So I can say that the GUI is almost finished. There are a couple of missing widgets but they are not so complicated to implement. I don't think I will create other videos about GUI updates because I will focus on other features. When completed, this GUI  will be used to create application and video games. The next step is to implement an editor to create GUI pages that can be used inside the applications.

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PC Breathless Demo #1

I'm glad to release the first demo of PC Breathless that you can try on your own PC desktop or laptop. The minimum requirements are Windows, GPU card and Vulkan libraries installed.

You can turn around your view with the mouse and set forward with the up/down cursors, eventually go up and down with the left / right mouse buttons.

This demo is not a great evolution of the demo already published on youtube. The big difference is in the clean up and the fact that you can safely run in your pc without issues (be sure to have vulkan libraries installed). If you like this project and you want that it will be continued in the future, please make a donation to support my work. It will be appreciated.

For now, you can see the third stage with no collision detection applied. In the future demos, I will apply an actual walk with collision detection, and the missing code to open the doors. As you can see, the graphics aspect is very simple without any lights applied, sky, characters or animated textures. That's because the 3D engine is still under development. As next step, I will introduce a new lighting system with PBR. I do not exclude that I will implement also a ray-tracing renderer in the future.

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Old framework’s GUI

This demo shows up the GUI system of my old project "Unrelated Framework". This GUI has been programmed from scratch and makes use of both via software and GPU rendering. In this case, the demo makes use of OpenGL for the rendering. The GUI implements the most important widgets, like buttons, text boxes, form windows, tab strips, list views and menus. In this demo, you can find a some window in a desktop background, with tabs and text boxes. You can minimize and maximize the windows, click on the option buttons, write some text and test the popup menu. The rotating images belong to deferred contexts which are drawn into drawables that are presented inside the GUI's windows.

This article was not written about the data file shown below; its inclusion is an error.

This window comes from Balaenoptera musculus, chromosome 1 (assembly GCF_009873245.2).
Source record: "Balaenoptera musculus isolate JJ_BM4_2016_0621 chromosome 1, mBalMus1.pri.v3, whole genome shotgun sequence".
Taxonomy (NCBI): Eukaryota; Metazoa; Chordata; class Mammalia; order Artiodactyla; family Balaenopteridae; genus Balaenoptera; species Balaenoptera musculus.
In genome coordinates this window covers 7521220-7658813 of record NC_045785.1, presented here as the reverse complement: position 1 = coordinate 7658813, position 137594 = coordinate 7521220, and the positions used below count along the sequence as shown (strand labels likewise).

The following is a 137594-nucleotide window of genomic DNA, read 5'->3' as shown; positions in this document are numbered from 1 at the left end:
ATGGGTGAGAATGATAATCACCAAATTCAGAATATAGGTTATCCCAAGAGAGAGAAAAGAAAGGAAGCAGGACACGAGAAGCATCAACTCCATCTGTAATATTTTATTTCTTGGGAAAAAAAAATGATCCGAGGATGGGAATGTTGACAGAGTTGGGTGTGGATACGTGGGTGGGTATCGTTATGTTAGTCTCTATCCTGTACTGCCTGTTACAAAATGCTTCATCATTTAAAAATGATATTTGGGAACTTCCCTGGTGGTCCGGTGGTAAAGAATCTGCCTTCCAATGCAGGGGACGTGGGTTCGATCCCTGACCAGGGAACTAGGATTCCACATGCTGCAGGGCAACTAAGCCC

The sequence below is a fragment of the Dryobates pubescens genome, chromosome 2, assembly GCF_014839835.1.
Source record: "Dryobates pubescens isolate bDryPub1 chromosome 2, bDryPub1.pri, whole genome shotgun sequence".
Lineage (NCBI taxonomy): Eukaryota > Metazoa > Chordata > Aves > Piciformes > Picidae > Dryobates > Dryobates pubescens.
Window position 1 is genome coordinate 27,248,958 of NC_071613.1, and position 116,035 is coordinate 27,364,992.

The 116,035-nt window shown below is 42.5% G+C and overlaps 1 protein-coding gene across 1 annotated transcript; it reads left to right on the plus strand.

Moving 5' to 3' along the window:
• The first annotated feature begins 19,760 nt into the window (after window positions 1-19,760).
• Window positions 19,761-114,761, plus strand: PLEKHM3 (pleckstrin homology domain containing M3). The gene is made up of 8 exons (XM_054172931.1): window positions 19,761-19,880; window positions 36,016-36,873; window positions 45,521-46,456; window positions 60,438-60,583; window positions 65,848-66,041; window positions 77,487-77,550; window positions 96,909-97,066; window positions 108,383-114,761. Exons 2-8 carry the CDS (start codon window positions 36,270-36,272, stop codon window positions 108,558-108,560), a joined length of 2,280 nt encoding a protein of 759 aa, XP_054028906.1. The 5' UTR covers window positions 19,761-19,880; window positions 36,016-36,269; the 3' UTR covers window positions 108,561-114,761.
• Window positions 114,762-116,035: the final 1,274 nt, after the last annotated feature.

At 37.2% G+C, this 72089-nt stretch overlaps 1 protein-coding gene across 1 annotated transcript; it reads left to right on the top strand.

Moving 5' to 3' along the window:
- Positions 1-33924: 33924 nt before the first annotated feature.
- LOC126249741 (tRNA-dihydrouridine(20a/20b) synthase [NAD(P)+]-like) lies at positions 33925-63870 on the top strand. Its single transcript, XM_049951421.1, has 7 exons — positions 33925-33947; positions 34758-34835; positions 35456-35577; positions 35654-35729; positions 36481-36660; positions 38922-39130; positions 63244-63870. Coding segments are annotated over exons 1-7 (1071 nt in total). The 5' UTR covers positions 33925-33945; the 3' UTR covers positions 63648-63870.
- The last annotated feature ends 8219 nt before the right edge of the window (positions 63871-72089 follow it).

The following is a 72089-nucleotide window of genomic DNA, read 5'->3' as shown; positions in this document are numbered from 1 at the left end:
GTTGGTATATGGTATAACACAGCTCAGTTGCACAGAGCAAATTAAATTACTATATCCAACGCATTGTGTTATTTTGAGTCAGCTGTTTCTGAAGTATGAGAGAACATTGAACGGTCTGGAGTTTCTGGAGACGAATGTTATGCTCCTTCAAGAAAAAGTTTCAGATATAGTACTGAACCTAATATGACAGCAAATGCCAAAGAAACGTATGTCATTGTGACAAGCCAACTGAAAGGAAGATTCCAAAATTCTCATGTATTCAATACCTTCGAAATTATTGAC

Currently, I'm re-implementing all the GUI into my new project "TextureMind Framework", which is more advanced and accurate than in the past. For instance, in this demo the text is drawn with bitmap fonts precalculated inside one or more textures, while in the modern TextureMind framework all the fonts are automatically generated by the engine. In particular, the new framework can use both bitmap and outline fonts, if supported by the graphics device (currently, I'm working to implement path rendering and outline fonts in Vulkan). Another difference with the past is the material system: in the past, everything was made to be rendered with simple image patterns, while in the modern engine I have implemented a full and complex material system made by visual expression nodes and program shaders (where available). However, the old demo has been programmed 15 years ago, which is amazing considering the complessity of the features that I'm still trying to port in the modern framework.

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Frame rate adaptation with linear interpolation

When you create a game, you need to consider the target framerate of your application: it will affect the entire dynamic of the physics engine and all the choices that will make the game playable. However, given the big heterogeneity of modern graphics cards with different types of monitors, the target frame rate may not be available on all configurations. It's therefore necessary that the target frame rate is scaled adequately to make the graphics equally fluid and to not affect the gameplay dynamics.

The demo presents one of the existing solutions for solving this type of problem, based on the frame adaptation with linear interpolation for the trajectory correction. In practice, the application frame rate is the vsync frame rate, while the target frame rate is used to calculate deltaT. A linear interpolation of the trajectories is used to bridge the gap between the target frame rate and the vsync frame rate, generating frames that do not exist to reach the vsync frame rate. As consequence, the F1 option is smoother than the F2 option.